original version of WHS) with an HP Proliant MicroServer on which I
    installed WHS 2011 and it has been rock solid. The box I bought is no
    longer available, but the N54L that replaced it (also available on
    Newegg, HP, and elsewhere) is about the same.

    Again, this may be too late to help you, but thought I should pass it
    along.
     
    Greg Swift, Dec 11, 2013
    #6
  7. Guest

    Guest Guest

    Greg> Andrew: This is probably too late to help if you have already
    Greg> decided to go another route, but I don't think it is
    Greg> technically accurate to say MS is no longer *supporting* WHS.

    Greg> MS has said there will be no further development of WHS beyond
    Greg> the latest version, WHS 2011, but as WHS 2011 is based on
    Greg> Server 2008, they are still putting out security updates and
    Greg> such via Windows Update, and will presumably continue to do so
    Greg> as long as Server 2008 is supported. And, you can still
    Greg> obtain an OEM copy of WHS 2011 at Newegg for just $50.

    Greg> About a year ago, I replaced my HP Mediasmart Server (with the
    Greg> original version of WHS) with an HP Proliant MicroServer on
    Greg> which I installed WHS 2011 and it has been rock solid. The
    Greg> box I bought is no longer available, but the N54L that
    Greg> replaced it (also available on Newegg, HP, and elsewhere) is
    Greg> about the same.

    Greg> Again, this may be too late to help you, but thought I should
    Greg> pass it along.

    Thanks Greg,
    I did consider going that route, but decided to have a more extensible
    system, and an OS that will have ongoing development. It is obviously
    more expensive, but I do not think I will outgrow the box in its
    lifetime.

    Ben> Why Windows Home Server? Didn't Microsoft stop supporting it?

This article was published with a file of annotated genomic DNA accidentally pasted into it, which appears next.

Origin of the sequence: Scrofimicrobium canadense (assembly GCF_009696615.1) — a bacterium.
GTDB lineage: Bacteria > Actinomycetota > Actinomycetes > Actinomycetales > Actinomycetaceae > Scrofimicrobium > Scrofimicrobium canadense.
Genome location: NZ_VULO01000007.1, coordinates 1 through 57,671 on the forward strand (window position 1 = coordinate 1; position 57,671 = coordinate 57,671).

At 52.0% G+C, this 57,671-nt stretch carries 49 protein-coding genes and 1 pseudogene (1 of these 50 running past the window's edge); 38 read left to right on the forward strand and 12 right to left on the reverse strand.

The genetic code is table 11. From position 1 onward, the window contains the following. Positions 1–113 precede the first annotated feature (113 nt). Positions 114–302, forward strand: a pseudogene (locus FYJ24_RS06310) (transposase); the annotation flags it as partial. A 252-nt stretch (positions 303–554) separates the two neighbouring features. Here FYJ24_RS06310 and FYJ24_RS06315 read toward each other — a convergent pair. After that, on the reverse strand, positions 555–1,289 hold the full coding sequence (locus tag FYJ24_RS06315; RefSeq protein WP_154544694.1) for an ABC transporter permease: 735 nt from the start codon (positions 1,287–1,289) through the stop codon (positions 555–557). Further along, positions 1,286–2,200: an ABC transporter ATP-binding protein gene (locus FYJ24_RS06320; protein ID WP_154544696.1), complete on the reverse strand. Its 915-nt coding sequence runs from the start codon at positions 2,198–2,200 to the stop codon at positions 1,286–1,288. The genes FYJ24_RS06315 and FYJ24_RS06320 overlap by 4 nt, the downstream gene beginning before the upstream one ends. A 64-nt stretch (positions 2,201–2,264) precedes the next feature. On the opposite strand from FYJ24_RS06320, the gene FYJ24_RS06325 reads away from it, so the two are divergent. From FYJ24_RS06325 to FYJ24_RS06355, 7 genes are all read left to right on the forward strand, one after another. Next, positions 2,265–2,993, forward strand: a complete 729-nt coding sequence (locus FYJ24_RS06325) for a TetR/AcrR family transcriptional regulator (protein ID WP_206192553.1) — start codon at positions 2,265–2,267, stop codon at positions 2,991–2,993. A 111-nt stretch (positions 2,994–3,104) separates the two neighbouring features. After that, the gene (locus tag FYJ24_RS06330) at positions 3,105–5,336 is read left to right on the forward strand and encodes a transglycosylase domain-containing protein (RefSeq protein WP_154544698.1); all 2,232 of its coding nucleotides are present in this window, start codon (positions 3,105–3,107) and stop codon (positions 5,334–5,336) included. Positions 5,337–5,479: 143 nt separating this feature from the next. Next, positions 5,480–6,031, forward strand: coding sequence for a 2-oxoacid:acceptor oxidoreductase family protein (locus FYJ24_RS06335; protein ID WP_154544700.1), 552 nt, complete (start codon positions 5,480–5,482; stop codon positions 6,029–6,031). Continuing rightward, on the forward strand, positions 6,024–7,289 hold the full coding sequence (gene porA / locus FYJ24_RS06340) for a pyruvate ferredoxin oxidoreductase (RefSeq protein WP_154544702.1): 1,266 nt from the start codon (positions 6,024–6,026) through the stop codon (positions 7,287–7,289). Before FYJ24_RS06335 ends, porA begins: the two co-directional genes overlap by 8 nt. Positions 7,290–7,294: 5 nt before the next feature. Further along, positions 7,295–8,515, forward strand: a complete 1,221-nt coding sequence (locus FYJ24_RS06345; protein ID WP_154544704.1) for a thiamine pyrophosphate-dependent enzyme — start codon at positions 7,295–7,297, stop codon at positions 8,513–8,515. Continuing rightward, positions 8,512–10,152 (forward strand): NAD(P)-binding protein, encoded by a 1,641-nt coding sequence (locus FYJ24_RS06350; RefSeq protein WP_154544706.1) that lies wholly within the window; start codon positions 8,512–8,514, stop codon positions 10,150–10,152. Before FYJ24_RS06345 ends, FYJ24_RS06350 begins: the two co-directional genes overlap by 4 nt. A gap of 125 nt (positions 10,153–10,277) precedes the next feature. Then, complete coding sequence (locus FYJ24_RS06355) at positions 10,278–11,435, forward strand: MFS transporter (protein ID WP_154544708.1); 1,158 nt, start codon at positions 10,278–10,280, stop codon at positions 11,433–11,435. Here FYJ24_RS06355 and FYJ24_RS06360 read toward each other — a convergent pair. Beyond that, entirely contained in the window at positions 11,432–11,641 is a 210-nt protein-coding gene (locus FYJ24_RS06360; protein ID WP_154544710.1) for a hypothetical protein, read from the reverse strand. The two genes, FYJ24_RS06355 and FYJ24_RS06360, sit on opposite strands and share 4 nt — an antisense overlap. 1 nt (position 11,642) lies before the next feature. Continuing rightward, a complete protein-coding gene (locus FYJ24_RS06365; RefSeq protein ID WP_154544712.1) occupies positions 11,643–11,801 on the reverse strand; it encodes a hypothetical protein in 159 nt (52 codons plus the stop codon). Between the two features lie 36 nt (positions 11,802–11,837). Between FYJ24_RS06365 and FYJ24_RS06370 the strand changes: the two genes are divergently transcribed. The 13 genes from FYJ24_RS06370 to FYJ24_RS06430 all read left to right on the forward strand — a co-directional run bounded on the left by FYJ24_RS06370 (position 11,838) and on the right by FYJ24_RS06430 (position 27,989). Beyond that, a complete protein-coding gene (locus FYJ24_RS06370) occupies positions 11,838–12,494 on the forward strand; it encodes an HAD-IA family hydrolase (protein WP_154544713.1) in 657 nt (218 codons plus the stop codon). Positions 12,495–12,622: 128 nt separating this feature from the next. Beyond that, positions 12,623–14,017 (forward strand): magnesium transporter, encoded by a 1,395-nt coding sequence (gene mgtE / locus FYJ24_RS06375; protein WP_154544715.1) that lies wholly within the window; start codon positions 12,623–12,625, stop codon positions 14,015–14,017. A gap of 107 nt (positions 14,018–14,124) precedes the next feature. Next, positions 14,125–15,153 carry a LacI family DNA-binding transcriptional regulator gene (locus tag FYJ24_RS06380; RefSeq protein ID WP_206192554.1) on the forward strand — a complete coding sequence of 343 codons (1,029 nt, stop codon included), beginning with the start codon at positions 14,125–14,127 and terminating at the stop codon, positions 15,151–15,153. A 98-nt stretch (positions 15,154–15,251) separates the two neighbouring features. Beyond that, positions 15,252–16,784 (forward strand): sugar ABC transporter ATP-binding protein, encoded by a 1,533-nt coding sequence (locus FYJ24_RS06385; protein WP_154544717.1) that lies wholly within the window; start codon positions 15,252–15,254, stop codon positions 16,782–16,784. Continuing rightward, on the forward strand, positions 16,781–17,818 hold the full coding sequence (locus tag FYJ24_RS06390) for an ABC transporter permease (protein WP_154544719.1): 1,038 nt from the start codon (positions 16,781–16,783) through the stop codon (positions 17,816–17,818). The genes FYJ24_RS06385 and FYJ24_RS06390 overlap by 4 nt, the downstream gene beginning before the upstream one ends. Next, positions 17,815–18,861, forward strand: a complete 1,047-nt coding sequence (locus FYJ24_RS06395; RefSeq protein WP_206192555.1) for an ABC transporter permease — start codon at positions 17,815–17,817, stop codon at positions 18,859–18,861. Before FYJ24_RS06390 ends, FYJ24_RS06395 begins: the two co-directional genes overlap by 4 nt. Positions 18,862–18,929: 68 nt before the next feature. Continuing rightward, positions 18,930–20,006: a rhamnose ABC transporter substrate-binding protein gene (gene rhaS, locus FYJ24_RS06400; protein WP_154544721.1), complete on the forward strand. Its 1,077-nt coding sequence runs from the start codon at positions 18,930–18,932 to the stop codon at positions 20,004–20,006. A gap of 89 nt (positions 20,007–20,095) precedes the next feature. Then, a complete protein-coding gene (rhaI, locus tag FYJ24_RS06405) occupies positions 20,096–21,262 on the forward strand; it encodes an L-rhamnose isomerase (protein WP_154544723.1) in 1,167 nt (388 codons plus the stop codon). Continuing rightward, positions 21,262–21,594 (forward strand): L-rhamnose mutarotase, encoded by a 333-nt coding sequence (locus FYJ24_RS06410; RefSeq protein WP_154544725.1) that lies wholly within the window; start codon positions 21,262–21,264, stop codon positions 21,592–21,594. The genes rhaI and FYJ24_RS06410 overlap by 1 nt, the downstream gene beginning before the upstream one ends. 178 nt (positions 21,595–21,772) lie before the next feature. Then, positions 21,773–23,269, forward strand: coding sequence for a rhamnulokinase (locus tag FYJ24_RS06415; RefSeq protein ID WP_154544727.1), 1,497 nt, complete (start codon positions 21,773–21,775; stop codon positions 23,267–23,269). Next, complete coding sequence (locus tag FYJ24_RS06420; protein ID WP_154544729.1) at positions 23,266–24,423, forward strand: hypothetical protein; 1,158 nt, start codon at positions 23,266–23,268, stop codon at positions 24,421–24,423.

Ben> Why not FreeNas or NAS4Free, freely downloadable with ongoing
    Ben> development and bug fixes? ... Ben MyersGreg> --

    Greg> Greg Swift <gjsaux at pobox dot com>
     
    Guest, Dec 11, 2013
    #7
  8. Guest

    Guest Guest

    Ben> The T320 chassis looks like it was inspired by one of the nicer
    Ben> CoolerMaster cases. Not a bad package price.

    Ben> Although I have not used any of the free Linux NAS offerings, I
    Ben> have set up the more mainstream Linux distributions as file and
    Ben> print servers. Not too hard at all, and I do not claim to be a
    Ben> Linux heavyweight. All menu driven and no command line
    Ben> knowledge needed. My guess is that one of the free Linux NAS
    Ben> distros might be even easier, because they cut directly to the
    Ben> chase, or server installation, rather than having the installer
    Ben> go through basic Linux setup first. I regularly use a number
    Ben> of purpose-specific live Linux distros, and they are very
    Ben> direct, simple and easy to use.

    You might well have been right. I am getting there, but the Win Server
    2012 Essentials learning curve was large. I expect a free Linux server
    learning curve would not have been bigger. I was quite surprised at how
    big the curve was. One good thing, it alerted me to a somewhat corrupt
    Win 7 installation on my son's college PC, on which I am doing a repair
    install (upgrade in place) as I type. Hopefully that will fix it.
    Naturally he does not have all the software disks to do a full clean
    install.
     
    Guest, Dec 29, 2013
    #8